Environmental Stakeholders Trained on UNFCCC Reporting Criteria


KAKATA – The Environmental Protection Agency of Liberia (EPA) on Wednesday, September 11, 2019, concluded a two-day training and stakeholder engagement workshop in Kakata, Margibi County on the tools, methodologies and guidelines for reporting to the UN Framework Convention on Climate Change (UNFCCC).

The training which was held under the theme: “Enhancing national stakeholders’ capacity to report effectively on UNFCCC processes”, attracted representatives of line ministries and agencies including the ministries of Agriculture, Gender, Finance and Development Planning, Internal Affairs and Mines and Energy. Other institutions included the National Aquaculture and Fisheries Authority, Green Gold Liberia, Youth Climate Change Initiative Liberia, the West African Youth Network Liberia and representatives of local communities in and around Kakata.

The gathering was intended for participants to understand the National Communication process of the UNFCCC and the interventions toward national growth and development. It also seeks to increase local community involvement towards Climate Change actions; increase participants understanding of the sector, policy and local community engagement in Climate Change Adaptation and Mitigation.

In a powerpoint presentation on ‘Current Status of the UNFCCC activities in Liberia and its contribution to environmental sustainability and the attainment of the PAPD’, UNFCCC National Focal Point at the EPA, Asst. Professor Benjamin S Karmorh said UNFCCC is a global legal instrument (international agreement) on the control and management of greenhouse gases (GHG).

He disclosed UNFCCC, which was adopted in 1992 came into force in 1994 has 189 parties with two annexes.

“Annex 1 includes countries with obligations to take measures to mitigate the effects of climate change while ‘Annex 2’ includes countries with obligations to provide financing to developing countries for their obligations under UNFCCC,” Prof. Karmorh said. He noted that the goal of the UNFCCC is to protect the climate system for the benefit of present and future generations of mankind.

 Prof. Karmorh indicated that it also seeks to achieve stabilization of greenhouse gas concentrations in the atmosphere at a level that would prevent dangerous anthropogenic interference with the climate system. 

For his part, Multilateral Environmental Agreements (MEAs) Project Officer Arthur R. M. Becker said a “National Communication” is a type of report submitted by the countries that have ratified the Paris Agreement under the UNFCCC. He told participants that countries listed in ‘Annex I’ of the agreement (mostly industrialized countries) are obliged to submit frequent National Communications while ‘Non- Annex I’ countries are developing countries under the Kyoto Protocol.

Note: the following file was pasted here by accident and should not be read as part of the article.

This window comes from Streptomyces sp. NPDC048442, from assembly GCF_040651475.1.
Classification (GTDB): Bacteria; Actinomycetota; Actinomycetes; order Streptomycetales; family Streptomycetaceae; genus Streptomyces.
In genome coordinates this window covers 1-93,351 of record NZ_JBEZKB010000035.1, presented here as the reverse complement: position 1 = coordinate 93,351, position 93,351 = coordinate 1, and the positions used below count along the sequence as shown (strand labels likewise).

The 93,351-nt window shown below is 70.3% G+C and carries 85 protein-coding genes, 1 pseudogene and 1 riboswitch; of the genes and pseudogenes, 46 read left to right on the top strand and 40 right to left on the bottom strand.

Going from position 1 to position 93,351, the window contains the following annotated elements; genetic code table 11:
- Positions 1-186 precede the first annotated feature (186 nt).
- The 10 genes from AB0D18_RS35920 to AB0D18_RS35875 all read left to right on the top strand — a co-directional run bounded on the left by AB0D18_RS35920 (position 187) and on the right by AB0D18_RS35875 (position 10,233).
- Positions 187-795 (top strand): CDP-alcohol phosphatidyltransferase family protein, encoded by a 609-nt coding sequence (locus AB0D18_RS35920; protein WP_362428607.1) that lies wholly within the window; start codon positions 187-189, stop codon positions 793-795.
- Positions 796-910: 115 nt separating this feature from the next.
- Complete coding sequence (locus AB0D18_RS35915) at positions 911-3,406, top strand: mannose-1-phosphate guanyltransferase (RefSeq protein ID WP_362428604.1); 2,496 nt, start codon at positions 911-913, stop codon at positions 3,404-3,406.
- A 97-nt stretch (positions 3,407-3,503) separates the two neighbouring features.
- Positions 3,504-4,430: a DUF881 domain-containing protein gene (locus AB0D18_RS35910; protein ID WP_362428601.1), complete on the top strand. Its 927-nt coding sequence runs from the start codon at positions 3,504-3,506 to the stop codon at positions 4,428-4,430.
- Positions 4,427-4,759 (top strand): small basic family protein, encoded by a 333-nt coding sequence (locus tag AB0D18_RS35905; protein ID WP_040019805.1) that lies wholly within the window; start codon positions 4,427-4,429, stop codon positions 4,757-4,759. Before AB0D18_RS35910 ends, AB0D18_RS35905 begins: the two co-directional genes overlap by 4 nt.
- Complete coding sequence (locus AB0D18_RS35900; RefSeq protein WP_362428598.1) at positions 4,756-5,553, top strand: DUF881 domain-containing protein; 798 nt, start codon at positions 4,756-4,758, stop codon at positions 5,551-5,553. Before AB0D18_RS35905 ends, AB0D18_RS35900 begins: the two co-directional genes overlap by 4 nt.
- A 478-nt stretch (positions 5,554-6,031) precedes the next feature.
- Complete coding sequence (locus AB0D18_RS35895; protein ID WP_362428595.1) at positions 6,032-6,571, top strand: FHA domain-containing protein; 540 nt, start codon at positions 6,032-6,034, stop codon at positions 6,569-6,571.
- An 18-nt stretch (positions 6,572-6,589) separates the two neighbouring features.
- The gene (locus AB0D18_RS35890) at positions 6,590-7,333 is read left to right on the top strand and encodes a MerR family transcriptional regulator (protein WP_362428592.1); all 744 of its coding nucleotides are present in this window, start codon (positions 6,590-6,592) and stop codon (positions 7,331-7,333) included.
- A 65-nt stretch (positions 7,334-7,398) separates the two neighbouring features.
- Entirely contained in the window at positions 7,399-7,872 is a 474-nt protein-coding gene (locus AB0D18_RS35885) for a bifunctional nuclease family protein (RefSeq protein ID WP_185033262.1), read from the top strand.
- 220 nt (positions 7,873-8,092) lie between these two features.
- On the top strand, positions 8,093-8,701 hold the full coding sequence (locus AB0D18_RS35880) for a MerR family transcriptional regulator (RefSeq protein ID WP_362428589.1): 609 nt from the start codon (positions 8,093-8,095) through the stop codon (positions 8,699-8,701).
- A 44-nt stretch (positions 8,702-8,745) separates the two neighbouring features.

“Non-Annex I countries do not have legally binding emissions reductions targets. Solomon Islands is a Non-Annex I country,” Mr. Becker noted. Mr. Becker, who is also National Focal Point for the Capacity Building Initiative for Transparency (CBIT) Project indicated that reporting for UNFCCC is implemented through national communications (NCs) and biennial update reports (BURs).

“In addition to providing information to assess the progress of efforts to address climate change, national reports are useful documents in the national planning and development process as well as for policy-makers,” he outlined. Mr. Becker’s statement was contained in a powerpoint presentation on the ‘Introduction to the National Communication Process by UNFCCC Procedures’.

Presenting on ‘Increasing Local Community Resilience to Climate Change Impacts’, Christopher B. Kabah disclosed that the concept of resilience appears like a system’s capacity to cope with such disturbances while undergoing change so as to still retain essentially the same function, structure, identity and feedbacks. Mr. Kabah said for every social-ecological system, one has to take into account that every system has to face disturbance or external shocks at a certain point.

According to him, “resilience means not only the ability to absorb and persist such disturbances while maintaining functioning, but also to self- and re-organize, renew, and adapt to the new circumstances. He indicated that some of the practical steps of resilience are shifting cultivation, unsustainable logging practices, unregulated coastal mining, high levels of biomass consumption (charcoal and firewood) and decreasing river flows due to high evaporation.

For his part, Saah Vannie outlined the benefits of the national communications process and indicated that it provides information to the COP and serves as a tool for planning and decision making at national level through a topic; Linkages between the National Communication and the Sustainable Development Goals’.

According to him, it provides an opportunity to address climate change in a systematic manner by providing opportunities to explore possibilities for taking climate change considerations into account, to the extent feasible, in relevant social, economic and environmental policies and actions.

Speaking further, Mr. Vannie indicated that the national communication process also provides information to donors about potential adaptation and mitigation projects.

At the end of the two-day training participates lauded the EPA for the knowledge provided and promised to remain engaged with the agency as it strives to protect the environment.